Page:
LGBTIQ banjo players and Dolly Parton-lovers fight country music’s homophobic reputation.
“I love the pedal steel and it doesn’t seem fair for it to only belong to some kind of conservative agenda,” says Karen Pittelman.
Karen is a full-time writing coach, the co-founder of the Brooklyn-based Trans Justice Funding Project and also a country musician. She has a lilting singing voice like Dolly Parton’s and wears glasses like a 60s librarian’s.
In 2011, she fell in love with Elana Redfield, then the pedal steel player for the band The Low & The Lonesome, and they began making soulful, heartfelt country music together as Karen and the Sorrows. In the four years since, Pittelman has also helped establish an entirely new music scene in New York: Brooklyn queer country.
“Why queer country music?” reads the website for the Gay Ole Opry. “Because sometimes you love a culture that doesn’t love you back.”
Country music has long been seen as a bastion of Christian, Republican homogeneity. It’s a genre that champions America, pickup trucks, beer and all things heteronormative. It also produces a disproportionately high number of stars who seem ready to put their cowboy booted-feet in their mouths when discussing gay rights. See: Warner Brothers-signed artist John Rich (of Nashville outfit Big & Rich), who spoke on air in 2007 about the “unsavory” nature of same-sex marriage. Or Brad Paisley’s alleged opinion that homosexuality is a choice. Or the fact that in April of this year, radio listeners in Boise, Idaho dialled in threats to local DJ Alana Lynn after she played the song “Girl Crush” by Alabama quartet Little Big Town, because they thought the track promoted a “gay agenda.” Radio is still country music’s most powerful platform and, as always, the genre’s most extreme voices are also often its loudest.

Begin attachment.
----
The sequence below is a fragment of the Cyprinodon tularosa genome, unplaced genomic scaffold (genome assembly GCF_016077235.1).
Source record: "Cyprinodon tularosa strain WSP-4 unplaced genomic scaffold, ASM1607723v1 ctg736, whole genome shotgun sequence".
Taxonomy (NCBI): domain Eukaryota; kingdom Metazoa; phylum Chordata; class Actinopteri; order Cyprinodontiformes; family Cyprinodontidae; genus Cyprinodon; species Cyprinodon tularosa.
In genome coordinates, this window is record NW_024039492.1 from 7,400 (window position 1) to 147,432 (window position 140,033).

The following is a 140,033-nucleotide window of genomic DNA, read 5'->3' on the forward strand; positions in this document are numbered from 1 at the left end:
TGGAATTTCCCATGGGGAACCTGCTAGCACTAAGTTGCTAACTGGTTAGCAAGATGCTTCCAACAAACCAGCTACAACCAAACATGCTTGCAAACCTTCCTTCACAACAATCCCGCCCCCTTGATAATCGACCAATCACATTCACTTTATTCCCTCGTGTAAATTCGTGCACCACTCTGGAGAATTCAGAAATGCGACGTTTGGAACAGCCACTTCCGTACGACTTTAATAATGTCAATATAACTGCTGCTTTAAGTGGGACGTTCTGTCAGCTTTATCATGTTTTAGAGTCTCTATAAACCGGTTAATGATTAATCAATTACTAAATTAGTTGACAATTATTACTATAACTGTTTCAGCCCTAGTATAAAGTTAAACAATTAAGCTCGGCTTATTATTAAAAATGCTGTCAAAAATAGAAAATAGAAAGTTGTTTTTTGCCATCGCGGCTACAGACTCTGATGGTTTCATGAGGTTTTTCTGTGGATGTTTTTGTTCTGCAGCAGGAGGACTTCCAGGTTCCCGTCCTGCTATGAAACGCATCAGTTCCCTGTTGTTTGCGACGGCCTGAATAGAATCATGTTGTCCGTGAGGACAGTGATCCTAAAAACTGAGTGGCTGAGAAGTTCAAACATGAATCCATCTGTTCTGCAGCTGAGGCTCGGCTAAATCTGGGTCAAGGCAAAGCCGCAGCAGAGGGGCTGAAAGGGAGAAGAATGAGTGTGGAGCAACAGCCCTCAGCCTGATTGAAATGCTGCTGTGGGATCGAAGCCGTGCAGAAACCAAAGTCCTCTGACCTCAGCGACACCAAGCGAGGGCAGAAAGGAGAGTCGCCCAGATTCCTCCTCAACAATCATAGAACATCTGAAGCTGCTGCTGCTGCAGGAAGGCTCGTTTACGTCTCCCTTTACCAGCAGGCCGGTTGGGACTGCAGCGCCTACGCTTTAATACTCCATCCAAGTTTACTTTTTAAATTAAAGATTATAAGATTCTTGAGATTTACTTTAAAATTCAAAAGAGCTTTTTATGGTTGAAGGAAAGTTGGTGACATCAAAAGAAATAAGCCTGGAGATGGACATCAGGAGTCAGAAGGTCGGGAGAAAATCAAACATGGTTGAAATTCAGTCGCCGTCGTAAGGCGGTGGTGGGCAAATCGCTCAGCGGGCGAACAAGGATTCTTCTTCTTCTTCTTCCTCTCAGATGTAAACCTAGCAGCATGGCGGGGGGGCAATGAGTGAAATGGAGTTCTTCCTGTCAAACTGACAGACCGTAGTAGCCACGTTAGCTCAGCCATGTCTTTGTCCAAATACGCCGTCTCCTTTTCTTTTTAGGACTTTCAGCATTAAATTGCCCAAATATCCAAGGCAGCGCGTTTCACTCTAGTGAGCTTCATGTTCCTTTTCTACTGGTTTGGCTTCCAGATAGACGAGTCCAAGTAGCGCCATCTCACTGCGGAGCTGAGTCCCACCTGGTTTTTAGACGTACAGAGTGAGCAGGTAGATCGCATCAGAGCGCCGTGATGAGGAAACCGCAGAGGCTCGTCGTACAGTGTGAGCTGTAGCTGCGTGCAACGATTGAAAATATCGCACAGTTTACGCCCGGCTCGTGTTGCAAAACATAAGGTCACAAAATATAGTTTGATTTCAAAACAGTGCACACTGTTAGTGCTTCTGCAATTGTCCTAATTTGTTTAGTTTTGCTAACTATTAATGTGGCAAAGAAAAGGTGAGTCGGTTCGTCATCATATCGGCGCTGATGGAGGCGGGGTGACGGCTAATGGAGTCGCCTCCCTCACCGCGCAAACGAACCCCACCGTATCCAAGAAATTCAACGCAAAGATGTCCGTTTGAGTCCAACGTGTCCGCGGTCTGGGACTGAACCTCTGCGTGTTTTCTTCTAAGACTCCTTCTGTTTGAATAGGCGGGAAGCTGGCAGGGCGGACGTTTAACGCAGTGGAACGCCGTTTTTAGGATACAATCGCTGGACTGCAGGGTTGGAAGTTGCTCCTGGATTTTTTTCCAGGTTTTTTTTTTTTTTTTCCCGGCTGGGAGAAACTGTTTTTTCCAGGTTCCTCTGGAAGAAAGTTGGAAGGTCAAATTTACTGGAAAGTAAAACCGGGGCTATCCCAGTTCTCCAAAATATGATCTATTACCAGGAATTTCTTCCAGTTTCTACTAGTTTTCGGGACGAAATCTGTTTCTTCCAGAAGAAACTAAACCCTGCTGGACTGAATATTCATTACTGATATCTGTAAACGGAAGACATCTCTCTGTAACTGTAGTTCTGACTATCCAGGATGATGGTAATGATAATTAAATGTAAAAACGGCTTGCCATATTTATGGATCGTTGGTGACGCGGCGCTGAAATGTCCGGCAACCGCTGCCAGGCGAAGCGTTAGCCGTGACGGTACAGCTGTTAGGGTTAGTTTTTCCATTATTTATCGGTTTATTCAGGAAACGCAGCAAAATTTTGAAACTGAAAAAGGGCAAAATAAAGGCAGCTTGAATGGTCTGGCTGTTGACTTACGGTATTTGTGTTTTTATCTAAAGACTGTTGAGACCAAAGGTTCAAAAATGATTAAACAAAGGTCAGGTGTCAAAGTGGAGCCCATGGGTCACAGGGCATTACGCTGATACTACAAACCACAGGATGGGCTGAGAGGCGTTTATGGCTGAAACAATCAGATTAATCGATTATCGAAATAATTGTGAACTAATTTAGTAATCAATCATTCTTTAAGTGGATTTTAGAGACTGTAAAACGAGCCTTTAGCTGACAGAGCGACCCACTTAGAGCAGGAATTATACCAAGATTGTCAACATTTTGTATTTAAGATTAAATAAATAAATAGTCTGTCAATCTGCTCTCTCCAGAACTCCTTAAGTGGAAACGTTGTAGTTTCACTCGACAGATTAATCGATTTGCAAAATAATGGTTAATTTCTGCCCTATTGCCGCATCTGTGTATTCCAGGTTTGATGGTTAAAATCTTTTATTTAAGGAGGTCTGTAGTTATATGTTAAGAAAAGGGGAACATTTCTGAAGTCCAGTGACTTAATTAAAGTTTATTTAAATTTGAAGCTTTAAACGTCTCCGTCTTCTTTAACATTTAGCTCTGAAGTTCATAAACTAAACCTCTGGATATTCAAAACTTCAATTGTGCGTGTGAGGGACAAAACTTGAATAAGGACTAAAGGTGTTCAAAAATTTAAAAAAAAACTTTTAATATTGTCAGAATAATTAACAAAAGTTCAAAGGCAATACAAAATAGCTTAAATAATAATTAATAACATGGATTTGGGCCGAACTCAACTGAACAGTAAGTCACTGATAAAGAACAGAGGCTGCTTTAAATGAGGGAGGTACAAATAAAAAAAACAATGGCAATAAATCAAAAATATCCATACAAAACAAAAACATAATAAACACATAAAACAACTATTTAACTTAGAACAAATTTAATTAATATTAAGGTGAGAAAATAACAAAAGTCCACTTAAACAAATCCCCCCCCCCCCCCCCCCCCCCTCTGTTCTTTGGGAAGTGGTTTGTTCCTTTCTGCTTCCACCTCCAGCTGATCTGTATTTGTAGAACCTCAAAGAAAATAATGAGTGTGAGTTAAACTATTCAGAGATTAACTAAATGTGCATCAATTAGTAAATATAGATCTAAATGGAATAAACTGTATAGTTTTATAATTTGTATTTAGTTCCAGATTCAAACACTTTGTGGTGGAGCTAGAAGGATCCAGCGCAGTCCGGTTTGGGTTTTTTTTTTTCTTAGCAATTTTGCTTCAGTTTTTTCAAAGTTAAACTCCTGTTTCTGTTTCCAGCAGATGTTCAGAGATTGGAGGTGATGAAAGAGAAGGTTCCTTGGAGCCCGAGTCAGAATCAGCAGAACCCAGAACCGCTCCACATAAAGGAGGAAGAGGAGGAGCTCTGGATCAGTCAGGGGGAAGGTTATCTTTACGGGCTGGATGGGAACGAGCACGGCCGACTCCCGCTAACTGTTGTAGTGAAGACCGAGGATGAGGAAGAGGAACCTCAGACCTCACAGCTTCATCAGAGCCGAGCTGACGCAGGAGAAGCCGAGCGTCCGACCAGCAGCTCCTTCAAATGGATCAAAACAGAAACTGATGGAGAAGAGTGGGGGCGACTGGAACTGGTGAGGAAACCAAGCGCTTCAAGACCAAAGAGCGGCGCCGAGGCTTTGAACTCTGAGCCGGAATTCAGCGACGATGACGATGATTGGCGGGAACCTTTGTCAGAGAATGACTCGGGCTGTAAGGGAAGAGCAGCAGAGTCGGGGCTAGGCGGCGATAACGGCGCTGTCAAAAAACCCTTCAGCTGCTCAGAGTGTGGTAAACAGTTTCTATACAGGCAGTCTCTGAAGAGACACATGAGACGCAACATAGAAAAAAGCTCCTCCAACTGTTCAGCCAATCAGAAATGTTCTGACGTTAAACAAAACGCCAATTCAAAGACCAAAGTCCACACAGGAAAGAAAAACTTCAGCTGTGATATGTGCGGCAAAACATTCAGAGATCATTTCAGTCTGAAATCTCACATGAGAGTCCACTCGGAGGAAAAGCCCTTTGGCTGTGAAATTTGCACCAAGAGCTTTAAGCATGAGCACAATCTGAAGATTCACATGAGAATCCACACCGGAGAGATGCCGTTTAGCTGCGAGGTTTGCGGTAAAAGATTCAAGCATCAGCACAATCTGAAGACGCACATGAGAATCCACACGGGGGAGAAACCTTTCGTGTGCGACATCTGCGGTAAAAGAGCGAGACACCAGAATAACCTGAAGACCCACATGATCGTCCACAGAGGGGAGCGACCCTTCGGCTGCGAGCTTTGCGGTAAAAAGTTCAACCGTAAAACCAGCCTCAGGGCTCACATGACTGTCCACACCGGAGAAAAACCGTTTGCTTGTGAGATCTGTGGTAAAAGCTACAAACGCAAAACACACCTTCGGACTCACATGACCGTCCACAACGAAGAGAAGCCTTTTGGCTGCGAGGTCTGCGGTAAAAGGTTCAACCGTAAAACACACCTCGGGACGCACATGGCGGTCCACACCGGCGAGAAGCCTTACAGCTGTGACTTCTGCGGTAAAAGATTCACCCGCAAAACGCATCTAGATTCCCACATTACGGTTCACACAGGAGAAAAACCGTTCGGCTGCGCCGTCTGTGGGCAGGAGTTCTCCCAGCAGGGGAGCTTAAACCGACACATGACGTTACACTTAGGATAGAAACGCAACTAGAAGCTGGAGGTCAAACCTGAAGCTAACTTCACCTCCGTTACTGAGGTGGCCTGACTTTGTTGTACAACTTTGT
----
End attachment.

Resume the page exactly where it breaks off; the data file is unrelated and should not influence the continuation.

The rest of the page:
The artists of the Gay Ole Opry are actively disrupting that homogeneity. But it’s not a widely adopted cause. “There’s a reason no one comes out in country music as an artist,” Chely Wright told Nashville newspaper The Tennessean in May, 2010. Earlier that month, Wright had become the first openly gay country artist when she disclosed her sexuality in an interview for People magazine. “It’s hard to sell a gay country artist to fans because it’s largely steeped with conservative Christian record buyers,” she said. This year, she was forced to crowdfund her new album on Kickstarter.